Rural Boreholes in Malawi Affected By Climate Change
Clean and safe water is essential if we are to have a healthier population. While most urban areas have piped water, rural area dwellers have boreholes which provide them with safe drinking water. However, some of the boreholes which most rural people in Malawi rely on for access to safe and clean water are becoming dysfunctional.
While some of these dysfunctional water points are in such state due to mechanical faults as a result of wear and tear of borehole components, others are fine but the water table has dropped too low.
Bitia Anussa, a middle aged woman from Kadewere village in Blantyre rural, wishes her village could have an uninterrupted source of safe water because it would save her time and expenses spent on treating her family members each time they fall sick from waterborne diseases.
Sadly, her wish isn’t coming true, as her community of about 300 people has two boreholes, only one is working at the moment while the other one dried up months ago.
According to the Ministry of Agriculture, Irrigation and Water Development, only 80 percent of 17 million Malawians have access to clean water, leaving out the remaining population of about 3.5 million still lacking access to safe and clean water.
Of the two boreholes we have in the village, only one is functional. The other one is failing to pump water due to what the technicians say, is the lowering level of the water table.— Bitia Anussa
Out of those with access to clean water, only those in urban and semi-urban areas have access to chlorine treated water as they have water treatment and provision utility entity in their respective towns. This leaves out those in rural areas, who make up the majority population in this South East African country, with boreholes as the only source of clean water.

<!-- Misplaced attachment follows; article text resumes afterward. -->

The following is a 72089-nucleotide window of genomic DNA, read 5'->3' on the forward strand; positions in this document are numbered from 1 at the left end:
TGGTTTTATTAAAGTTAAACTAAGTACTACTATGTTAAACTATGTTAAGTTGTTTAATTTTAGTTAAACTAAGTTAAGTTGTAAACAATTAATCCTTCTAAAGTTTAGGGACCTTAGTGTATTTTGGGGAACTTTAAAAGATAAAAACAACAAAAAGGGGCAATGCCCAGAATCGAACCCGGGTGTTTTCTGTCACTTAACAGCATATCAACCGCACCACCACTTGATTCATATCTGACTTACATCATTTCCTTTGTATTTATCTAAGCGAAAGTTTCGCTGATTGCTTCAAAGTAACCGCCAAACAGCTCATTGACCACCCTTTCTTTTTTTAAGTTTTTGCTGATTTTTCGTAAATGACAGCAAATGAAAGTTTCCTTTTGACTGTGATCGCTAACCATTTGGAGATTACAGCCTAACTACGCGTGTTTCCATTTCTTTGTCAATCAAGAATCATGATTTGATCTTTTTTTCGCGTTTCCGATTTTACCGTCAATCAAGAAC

With support from various stakeholders like multilateral donors and non-governmental organizations, the Malawi Government has over the years been sinking boreholes in various villages in rural areas to make sure everyone has access to clean water for drinking and household use. The boreholes are sunk at a place which water experts identify to have sustainable underground water levels.
This trend has supplied thousands of villages, translating into millions of people across the country, access to clean water, thereby reducing incidences of waterborne diseases among children and adults alike.
However, with inconsistent rainfall patterns in the last two years with very low rainfall, resulting in droughts that affected most parts of the country, many boreholes dried up as the water table has drastically gone down.
According to Frackson Nankwawa, a trained borehole technician who services dysfunctional boreholes in the area, the problem of boreholes not being able to pump out water has reached alarming levels in the area because he knows at least four water points which are not functional due to the low water table.
He believes that this is due to climate change and environmental degradation in the area. He is especially pointing out wanton cutting down of trees to make way for cultivation of fields and as a fuel wood.
The water situation has reached critical levels where we have at least four boreholes which are no longer able to pump out water. Most areas here are hilly, it means that the water table has dropped down significantly and since it is a dry season now, the borehole pumping rods don’t reach the water table. This means that these water points will only resume to function again when it will start to rain sometime in early December.— Frackson Nankwana
Nankwawa advises the communities to plant trees around their water points and hills to deal with the problem in the long run. He has seen this working well for other communities with their boreholes now running all year round.
For Anussa, the advice of Nankwawa is priceless. She says that they have already started preparing to plant trees on bare grounds such as hills or river banks, and they are planning to start doing the same boreholes’ catchment areas.
We now have a tree nursery from where we want to use the seedlings to plant trees around hills, river banks and boreholes to maintain our water table in the long run.— Bitia Anussa
The village head, Mussa Ofesi who is Chief Kadewere IV, says that the impacts of climate change are now affecting everyone to the extent that it is a challenge that needs joint effort to deal with, in order to make the world a better place again.